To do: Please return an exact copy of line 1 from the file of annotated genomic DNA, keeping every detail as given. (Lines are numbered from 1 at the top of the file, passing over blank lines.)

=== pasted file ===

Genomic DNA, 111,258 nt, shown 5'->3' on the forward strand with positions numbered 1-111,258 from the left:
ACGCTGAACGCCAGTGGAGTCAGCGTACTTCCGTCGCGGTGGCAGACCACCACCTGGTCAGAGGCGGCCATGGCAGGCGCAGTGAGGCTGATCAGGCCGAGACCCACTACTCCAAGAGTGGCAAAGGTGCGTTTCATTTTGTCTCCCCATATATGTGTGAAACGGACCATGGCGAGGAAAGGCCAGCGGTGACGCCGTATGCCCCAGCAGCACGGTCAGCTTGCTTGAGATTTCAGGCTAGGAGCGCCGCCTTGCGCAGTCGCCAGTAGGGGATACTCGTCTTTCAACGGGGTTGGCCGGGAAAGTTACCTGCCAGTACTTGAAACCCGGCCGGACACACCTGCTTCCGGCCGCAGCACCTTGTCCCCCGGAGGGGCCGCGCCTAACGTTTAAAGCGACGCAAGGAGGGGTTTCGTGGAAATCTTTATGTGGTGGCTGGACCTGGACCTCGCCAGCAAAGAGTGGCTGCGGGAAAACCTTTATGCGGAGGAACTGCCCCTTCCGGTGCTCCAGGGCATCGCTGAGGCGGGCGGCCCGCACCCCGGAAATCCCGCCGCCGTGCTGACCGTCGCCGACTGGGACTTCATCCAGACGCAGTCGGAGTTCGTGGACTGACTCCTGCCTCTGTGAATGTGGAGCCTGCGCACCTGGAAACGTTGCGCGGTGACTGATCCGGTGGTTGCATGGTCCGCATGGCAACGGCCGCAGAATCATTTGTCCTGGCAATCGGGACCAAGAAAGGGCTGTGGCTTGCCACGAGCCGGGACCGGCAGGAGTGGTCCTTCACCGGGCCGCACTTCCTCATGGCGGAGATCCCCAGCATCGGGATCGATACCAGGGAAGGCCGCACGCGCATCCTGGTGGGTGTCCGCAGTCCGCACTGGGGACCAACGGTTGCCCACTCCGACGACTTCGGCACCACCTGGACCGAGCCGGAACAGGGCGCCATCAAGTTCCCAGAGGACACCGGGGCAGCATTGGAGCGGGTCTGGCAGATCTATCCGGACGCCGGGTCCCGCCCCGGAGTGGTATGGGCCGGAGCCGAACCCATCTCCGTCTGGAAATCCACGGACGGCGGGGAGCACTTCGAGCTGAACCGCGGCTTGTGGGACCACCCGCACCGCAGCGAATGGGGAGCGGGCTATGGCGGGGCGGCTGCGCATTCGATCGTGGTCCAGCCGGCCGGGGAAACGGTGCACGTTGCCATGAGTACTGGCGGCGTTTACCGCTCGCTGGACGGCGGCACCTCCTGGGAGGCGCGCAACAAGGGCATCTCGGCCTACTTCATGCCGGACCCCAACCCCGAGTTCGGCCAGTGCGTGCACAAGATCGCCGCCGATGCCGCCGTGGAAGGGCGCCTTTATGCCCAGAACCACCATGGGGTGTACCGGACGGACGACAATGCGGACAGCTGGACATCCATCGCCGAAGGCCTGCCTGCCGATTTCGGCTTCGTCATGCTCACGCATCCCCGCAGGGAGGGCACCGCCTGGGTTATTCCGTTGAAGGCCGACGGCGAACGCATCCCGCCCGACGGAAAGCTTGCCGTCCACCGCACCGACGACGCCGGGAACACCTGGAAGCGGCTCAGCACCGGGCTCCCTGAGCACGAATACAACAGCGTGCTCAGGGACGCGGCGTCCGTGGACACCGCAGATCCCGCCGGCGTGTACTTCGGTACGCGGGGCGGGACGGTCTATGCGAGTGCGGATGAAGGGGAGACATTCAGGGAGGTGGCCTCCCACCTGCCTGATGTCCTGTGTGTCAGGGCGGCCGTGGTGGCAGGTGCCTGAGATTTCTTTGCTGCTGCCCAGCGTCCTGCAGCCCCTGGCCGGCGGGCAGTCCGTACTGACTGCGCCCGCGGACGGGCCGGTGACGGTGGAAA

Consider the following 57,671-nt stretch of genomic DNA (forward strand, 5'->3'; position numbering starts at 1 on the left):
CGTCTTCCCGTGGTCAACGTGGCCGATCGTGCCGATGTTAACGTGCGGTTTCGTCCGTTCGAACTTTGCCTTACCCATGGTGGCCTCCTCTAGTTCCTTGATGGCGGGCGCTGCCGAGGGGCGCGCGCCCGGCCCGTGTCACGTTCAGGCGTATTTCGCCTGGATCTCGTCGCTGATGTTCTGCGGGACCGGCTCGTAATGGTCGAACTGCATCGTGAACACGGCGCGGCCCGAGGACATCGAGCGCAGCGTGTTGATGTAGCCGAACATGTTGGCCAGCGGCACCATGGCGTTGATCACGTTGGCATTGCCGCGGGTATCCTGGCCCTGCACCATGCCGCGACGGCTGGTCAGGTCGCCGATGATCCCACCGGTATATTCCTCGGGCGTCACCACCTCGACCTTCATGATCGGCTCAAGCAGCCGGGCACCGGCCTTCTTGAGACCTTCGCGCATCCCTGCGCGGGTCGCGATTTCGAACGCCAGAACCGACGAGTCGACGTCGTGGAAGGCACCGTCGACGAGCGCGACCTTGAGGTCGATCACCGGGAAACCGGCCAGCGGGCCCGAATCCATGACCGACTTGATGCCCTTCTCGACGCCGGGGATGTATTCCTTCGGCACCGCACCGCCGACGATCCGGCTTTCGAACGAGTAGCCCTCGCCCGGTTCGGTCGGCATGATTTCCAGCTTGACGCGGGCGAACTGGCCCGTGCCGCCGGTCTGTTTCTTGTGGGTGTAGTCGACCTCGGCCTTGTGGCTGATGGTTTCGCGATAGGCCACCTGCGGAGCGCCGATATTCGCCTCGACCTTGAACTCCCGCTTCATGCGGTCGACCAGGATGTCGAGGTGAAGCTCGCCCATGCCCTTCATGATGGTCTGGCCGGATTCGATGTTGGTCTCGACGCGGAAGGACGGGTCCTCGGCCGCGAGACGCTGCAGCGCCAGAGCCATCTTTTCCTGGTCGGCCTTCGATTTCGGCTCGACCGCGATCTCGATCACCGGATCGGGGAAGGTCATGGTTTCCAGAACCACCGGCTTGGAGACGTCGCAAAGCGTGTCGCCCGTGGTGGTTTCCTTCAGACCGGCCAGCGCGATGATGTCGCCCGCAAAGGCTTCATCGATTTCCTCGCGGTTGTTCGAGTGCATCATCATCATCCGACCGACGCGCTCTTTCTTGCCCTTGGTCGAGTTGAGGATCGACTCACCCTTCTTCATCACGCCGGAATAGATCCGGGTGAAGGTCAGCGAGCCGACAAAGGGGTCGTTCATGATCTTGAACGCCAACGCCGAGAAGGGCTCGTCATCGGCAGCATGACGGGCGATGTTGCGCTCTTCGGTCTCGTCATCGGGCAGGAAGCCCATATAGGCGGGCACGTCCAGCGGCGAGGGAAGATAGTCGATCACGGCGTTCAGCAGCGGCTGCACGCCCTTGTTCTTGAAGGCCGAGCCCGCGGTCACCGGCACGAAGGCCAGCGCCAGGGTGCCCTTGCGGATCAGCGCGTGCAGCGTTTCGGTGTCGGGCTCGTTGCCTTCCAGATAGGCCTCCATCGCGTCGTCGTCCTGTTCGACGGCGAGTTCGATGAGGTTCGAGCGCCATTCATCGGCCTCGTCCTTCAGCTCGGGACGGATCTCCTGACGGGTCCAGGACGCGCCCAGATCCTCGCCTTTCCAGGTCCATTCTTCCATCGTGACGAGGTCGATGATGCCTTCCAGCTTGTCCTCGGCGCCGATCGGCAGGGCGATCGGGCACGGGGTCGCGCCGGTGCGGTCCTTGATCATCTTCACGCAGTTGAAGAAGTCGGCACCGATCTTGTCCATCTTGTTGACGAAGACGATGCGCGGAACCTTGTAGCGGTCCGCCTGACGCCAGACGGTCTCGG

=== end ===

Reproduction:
Genomic DNA, 111,258 nt, shown 5'->3' on the forward strand with positions numbered 1-111,258 from the left: